On August 9 she was happily foraging in the marsh in the company of the "costume" and flock mates 36-08 and 37-08. Adult pair #211 and #217 spotted them and started foraging closer. The adults came within 3 feet of the costume, making the chicks nervous. The adults unison-called to say "Get off our territory!" DAR 35-08 immediately stuck her head high in the air. The other two chicks chased and pecked at her tail, sending her running up a hill of tall grass. For for 20 more minutes the adults followed the costume and other two chicks , trying to drive them off their territory. Luckily, they flew off then they heard another Whooping crane further north. But where was DAR 35-08? With the mp3 player calling for the missing bird, the costume (and another costume who came to help) listened closely for her chirp and watched for any movement in the tall grass. After 40 minutes, they found her just a few feet away from where she was last seen! She was hiding the whole time, waiting for the trouble to pass.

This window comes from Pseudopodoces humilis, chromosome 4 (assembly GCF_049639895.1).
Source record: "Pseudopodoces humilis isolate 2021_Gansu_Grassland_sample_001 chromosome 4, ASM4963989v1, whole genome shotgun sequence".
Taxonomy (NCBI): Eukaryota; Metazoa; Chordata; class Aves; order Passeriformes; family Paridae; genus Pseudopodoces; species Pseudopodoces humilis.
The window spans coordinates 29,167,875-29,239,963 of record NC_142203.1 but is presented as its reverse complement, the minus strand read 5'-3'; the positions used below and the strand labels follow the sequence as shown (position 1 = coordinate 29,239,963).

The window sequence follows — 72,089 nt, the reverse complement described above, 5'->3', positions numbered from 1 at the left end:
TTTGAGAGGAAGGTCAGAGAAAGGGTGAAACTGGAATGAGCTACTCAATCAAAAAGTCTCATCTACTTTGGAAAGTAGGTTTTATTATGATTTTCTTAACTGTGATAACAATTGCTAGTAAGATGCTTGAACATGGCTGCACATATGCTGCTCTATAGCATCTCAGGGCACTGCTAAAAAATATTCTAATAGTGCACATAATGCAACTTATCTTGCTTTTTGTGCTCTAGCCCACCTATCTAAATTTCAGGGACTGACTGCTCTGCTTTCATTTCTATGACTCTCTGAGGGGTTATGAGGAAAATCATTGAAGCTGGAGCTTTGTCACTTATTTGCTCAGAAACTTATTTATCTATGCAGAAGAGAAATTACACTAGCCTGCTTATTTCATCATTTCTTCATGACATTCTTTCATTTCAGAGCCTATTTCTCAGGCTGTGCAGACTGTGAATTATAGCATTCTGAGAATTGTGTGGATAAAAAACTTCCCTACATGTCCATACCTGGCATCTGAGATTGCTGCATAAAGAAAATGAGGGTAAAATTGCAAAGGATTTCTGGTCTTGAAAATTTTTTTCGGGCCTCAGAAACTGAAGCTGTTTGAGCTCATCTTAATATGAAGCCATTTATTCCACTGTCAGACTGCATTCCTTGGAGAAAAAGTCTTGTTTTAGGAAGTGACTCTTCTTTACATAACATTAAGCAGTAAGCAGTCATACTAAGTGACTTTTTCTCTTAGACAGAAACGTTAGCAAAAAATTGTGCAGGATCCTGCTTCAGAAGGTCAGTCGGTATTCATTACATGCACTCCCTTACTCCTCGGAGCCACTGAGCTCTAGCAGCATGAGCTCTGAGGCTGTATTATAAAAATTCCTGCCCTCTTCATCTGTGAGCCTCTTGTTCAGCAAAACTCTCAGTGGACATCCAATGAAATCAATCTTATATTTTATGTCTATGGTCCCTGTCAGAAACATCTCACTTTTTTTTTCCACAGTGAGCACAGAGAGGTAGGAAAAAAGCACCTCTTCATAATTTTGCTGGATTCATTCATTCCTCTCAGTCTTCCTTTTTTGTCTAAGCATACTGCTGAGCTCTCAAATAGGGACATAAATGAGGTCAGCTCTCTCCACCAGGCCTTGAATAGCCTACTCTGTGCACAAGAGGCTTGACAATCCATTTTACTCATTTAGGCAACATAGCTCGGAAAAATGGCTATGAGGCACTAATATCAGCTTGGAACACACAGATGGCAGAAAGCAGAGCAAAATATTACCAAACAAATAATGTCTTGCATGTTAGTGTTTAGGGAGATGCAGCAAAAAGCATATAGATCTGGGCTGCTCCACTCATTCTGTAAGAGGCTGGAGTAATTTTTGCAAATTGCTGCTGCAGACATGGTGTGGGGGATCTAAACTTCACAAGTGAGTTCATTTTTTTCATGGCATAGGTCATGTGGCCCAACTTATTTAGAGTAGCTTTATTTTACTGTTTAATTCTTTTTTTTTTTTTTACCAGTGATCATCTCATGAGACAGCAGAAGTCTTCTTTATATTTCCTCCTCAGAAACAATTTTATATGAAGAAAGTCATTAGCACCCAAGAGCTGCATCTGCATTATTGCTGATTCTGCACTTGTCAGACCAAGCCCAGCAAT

She was released on Necedah NWR with #36-08 on October 18th. The next day these two as well as DAR #37-08 and #38-08 flew back to the site where they were all raised. A few days later,#35-08, 36-08 and 38-08 flew to the northern end of the refuge and joined up with flockmates #31-08 and #32-08. These five chicks remained together on the northern end of the refuge. Signals from the birds’ radio transmitters sometimes indicate that adult Whooping cranes may be interacting with these chicks, but their remote location means no one usually sees this.
She separated from the group on November 3 and was likely killed the next day (Nov. 5). Her remains were found in a woods in a remote area of Necedah NWR. She had been the victim of an unknown predator. Pools and marshes north of Sprague Pool are mostly dry, which means unsafe roosting condtions for the cranes.
Last updated: 11/06/08
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